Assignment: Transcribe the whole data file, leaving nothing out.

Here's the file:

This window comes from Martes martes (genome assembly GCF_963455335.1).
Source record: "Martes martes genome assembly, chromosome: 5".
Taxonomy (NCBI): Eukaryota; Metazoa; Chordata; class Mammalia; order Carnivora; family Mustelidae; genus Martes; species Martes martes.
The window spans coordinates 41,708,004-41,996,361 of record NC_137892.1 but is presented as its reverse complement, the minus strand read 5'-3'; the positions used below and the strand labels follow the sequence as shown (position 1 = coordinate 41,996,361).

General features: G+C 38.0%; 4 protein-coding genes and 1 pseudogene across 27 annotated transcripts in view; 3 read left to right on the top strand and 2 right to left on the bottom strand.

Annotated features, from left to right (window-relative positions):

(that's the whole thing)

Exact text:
This window comes from Martes martes (genome assembly GCF_963455335.1).
Source record: "Martes martes genome assembly, chromosome: 5".
Taxonomy (NCBI): Eukaryota; Metazoa; Chordata; class Mammalia; order Carnivora; family Mustelidae; genus Martes; species Martes martes.
The window spans coordinates 41,708,004-41,996,361 of record NC_137892.1 but is presented as its reverse complement, the minus strand read 5'-3'; the positions used below and the strand labels follow the sequence as shown (position 1 = coordinate 41,996,361).

General features: G+C 38.0%; 4 protein-coding genes and 1 pseudogene across 27 annotated transcripts in view; 3 read left to right on the top strand and 2 right to left on the bottom strand.

Annotated features, from left to right (window-relative positions):